“None of ‘Rockstar’ is autobiographical,” says Chad Kroeger. “It’s all just supposed to be silly things taking everything that you think about when it comes to rock stardom and amplify it exponentially. That type of silliness is what we wanted to do. We were just coming up with all these silly stupid things and the ones that kind of made us chuckle, everyone in the room was like, ‘That’s just dumb enough to go in this song.’” The song hit No. 4 at Mainstream Rock radio and crossed over to No. 6 on the Billboard Hot 100.

Nickelback, “If Everyone Cared”

At this point, Nickelback had already passed the success of their previous record, but there was no slowing down. Well over a year into the album’s release, the band’s sixth single, “If Everyone Cared,” arrived in November of 2006. A more altruistic single, the band tied the release of the album to helping to raise funds for Amnesty International and International Children’s Awareness Canada organizations. The video put a spotlight on world leaders and activists working to better the world through peaceful and human rights campaigns. Though not a huge hit for the group, it did reach No. 17 on the Billboard Hot 100, continuing their inroads into the pop world.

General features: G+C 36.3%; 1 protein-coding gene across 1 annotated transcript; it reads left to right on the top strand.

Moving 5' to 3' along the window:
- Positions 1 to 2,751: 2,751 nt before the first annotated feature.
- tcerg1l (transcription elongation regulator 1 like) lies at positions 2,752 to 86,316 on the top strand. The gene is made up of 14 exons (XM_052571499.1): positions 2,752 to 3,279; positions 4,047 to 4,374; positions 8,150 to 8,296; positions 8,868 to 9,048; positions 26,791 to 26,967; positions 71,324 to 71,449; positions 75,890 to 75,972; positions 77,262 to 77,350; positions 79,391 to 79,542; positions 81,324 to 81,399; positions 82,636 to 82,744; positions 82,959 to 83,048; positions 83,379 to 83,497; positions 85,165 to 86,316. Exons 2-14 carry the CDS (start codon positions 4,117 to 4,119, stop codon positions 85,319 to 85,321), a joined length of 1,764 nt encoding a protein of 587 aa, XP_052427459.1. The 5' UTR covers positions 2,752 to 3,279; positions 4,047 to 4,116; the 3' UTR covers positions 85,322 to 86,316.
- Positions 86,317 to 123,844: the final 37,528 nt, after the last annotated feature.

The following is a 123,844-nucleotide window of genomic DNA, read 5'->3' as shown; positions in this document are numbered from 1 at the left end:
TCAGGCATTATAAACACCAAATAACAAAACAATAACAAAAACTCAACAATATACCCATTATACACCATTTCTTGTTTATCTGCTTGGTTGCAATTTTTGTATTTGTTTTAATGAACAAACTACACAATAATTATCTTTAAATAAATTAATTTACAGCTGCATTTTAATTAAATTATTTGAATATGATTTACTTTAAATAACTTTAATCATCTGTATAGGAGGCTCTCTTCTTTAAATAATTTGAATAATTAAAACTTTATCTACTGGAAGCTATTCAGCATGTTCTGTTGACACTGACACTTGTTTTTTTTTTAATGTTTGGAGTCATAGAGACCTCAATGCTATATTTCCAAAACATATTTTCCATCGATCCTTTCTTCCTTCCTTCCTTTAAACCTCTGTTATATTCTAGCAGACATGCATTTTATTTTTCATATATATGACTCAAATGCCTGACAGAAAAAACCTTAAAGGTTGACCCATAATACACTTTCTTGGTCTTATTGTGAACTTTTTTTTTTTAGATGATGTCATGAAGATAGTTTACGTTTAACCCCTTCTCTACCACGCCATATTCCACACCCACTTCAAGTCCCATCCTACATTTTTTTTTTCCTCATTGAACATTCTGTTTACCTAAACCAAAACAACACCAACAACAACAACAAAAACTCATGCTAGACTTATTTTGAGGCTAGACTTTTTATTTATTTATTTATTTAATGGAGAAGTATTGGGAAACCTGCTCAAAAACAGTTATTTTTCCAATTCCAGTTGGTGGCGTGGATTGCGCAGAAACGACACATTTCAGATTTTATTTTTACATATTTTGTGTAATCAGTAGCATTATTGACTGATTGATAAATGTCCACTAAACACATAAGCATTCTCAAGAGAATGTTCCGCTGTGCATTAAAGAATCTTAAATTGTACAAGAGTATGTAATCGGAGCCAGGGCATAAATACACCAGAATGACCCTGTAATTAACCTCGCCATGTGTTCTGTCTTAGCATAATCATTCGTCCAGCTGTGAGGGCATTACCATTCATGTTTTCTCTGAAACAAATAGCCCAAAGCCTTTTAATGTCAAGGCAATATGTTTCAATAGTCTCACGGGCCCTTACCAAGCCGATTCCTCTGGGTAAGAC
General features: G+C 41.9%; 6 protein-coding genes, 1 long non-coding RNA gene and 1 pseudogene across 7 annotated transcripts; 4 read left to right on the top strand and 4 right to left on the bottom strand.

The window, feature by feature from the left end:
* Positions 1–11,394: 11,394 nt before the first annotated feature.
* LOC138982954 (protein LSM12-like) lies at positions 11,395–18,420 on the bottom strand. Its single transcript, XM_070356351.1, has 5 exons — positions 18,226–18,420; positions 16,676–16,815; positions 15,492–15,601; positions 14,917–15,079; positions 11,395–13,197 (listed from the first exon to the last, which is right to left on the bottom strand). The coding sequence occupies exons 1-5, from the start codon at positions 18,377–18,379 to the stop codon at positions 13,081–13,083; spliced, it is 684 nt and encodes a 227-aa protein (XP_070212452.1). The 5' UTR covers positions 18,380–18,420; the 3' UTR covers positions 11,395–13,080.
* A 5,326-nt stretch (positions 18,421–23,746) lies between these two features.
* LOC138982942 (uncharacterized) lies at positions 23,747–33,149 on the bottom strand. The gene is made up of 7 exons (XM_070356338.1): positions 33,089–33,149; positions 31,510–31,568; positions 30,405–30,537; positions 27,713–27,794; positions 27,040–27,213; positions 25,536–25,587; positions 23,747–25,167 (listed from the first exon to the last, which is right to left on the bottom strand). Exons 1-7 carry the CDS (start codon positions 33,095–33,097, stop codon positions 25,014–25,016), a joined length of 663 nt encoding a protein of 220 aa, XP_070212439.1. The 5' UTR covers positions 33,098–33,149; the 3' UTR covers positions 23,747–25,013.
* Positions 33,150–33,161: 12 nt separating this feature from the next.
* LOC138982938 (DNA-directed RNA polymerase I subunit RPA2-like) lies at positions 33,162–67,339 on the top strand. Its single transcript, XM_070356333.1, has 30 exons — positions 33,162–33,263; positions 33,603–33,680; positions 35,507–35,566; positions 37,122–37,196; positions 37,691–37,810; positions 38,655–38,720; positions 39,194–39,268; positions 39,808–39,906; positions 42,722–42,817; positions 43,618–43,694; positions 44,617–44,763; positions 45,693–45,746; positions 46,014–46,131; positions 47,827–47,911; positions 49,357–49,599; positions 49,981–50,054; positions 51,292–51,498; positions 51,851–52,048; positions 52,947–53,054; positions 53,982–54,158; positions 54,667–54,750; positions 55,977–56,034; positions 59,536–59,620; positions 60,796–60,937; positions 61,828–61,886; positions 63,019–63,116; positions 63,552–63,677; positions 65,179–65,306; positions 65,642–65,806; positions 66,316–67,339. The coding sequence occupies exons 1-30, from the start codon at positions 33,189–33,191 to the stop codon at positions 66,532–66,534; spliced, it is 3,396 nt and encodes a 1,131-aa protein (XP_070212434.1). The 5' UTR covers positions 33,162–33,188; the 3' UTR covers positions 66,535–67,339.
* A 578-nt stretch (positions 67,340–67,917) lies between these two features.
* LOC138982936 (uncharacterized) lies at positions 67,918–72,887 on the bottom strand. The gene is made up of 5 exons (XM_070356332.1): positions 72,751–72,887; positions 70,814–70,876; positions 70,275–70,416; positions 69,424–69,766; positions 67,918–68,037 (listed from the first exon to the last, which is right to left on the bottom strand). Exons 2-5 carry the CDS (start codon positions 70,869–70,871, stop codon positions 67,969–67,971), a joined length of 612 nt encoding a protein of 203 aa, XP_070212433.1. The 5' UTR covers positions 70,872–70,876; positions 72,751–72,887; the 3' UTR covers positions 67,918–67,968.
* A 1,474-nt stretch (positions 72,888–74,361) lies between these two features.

Nickelback, “Side of a Bullet”

The seventh and final single from the All the Right Reasons album was “Side of a Bullet,” an emotionally raw track that Kroeger penned after the murder of his friend and musical peer Dimebag Darrell of Pantera.

“I was very upset, and for two months, if I saw his picture somewhere I would get angry,” Kroeger told MTV. “I hadn’t lost somebody to a shooting before — it wasn’t as though he’d been killed in some sort of accident. He was taken in such a horrible, malicious way that just made it more painful.”

Dime’s longtime love Rita Haney and his brother Vinnie Paul gave Nickelback their blessing for the song and even allowed for the group to add some guitar solo outtakes from Dime to be incorporated into the song. Kroeger had previously worked with Dime on the Charlie’s Angels: Full Throttle soundtrack cover of Elton John’s “Saturday Night’s Alright for Fighting.” “That was the first time I appeared on a record with Dime, and now this. I just wish this wasn’t the way it had to happen,” said Kroeger to MTV. Released only in the U.S., the track hit No. 7 on the Mainstream Rock chart.

By the time all was said and done, there were some pretty amazing accomplishments for the band. The album was the first chart-topper of their career on the Billboard 200 Album chart. It spent over 100 weeks in Billboard’s Top 30, becoming the first act to do so since Shania Twain did so in 1997 with Come On Over. The album won the 2006 American Music Award for Best Pop Rock Album and it ended up being the No. 13 album on the Billboard Album chart for the entire decade.